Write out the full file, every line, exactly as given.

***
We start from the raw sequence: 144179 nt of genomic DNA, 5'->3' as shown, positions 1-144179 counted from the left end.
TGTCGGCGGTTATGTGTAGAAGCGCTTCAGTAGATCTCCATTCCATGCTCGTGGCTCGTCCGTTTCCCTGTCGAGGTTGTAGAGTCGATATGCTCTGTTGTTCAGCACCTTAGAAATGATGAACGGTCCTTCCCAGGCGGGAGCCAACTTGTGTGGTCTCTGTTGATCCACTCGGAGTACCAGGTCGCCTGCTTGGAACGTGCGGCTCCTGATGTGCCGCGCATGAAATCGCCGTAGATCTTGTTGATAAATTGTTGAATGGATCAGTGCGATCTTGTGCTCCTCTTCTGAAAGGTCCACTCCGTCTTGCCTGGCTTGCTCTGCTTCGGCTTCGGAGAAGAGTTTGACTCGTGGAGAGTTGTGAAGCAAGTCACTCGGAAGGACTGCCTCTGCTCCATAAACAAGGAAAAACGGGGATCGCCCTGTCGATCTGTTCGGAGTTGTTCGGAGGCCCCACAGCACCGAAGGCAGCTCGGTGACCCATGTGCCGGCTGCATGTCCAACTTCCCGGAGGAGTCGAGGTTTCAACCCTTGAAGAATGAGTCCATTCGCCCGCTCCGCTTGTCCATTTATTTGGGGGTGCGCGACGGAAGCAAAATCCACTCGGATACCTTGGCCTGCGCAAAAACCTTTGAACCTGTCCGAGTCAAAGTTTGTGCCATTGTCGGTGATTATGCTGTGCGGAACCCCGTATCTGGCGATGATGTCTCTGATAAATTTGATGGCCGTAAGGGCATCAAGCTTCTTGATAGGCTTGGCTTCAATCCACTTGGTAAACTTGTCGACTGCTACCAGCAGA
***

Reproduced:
We start from the raw sequence: 144179 nt of genomic DNA, 5'->3' as shown, positions 1-144179 counted from the left end.
TGTCGGCGGTTATGTGTAGAAGCGCTTCAGTAGATCTCCATTCCATGCTCGTGGCTCGTCCGTTTCCCTGTCGAGGTTGTAGAGTCGATATGCTCTGTTGTTCAGCACCTTAGAAATGATGAACGGTCCTTCCCAGGCGGGAGCCAACTTGTGTGGTCTCTGTTGATCCACTCGGAGTACCAGGTCGCCTGCTTGGAACGTGCGGCTCCTGATGTGCCGCGCATGAAATCGCCGTAGATCTTGTTGATAAATTGTTGAATGGATCAGTGCGATCTTGTGCTCCTCTTCTGAAAGGTCCACTCCGTCTTGCCTGGCTTGCTCTGCTTCGGCTTCGGAGAAGAGTTTGACTCGTGGAGAGTTGTGAAGCAAGTCACTCGGAAGGACTGCCTCTGCTCCATAAACAAGGAAAAACGGGGATCGCCCTGTCGATCTGTTCGGAGTTGTTCGGAGGCCCCACAGCACCGAAGGCAGCTCGGTGACCCATGTGCCGGCTGCATGTCCAACTTCCCGGAGGAGTCGAGGTTTCAACCCTTGAAGAATGAGTCCATTCGCCCGCTCCGCTTGTCCATTTATTTGGGGGTGCGCGACGGAAGCAAAATCCACTCGGATACCTTGGCCTGCGCAAAAACCTTTGAACCTGTCCGAGTCAAAGTTTGTGCCATTGTCGGTGATTATGCTGTGCGGAACCCCGTATCTGGCGATGATGTCTCTGATAAATTTGATGGCCGTAAGGGCATCAAGCTTCTTGATAGGCTTGGCTTCAATCCACTTGGTAAACTTGTCGACTGCTACCAGCAGA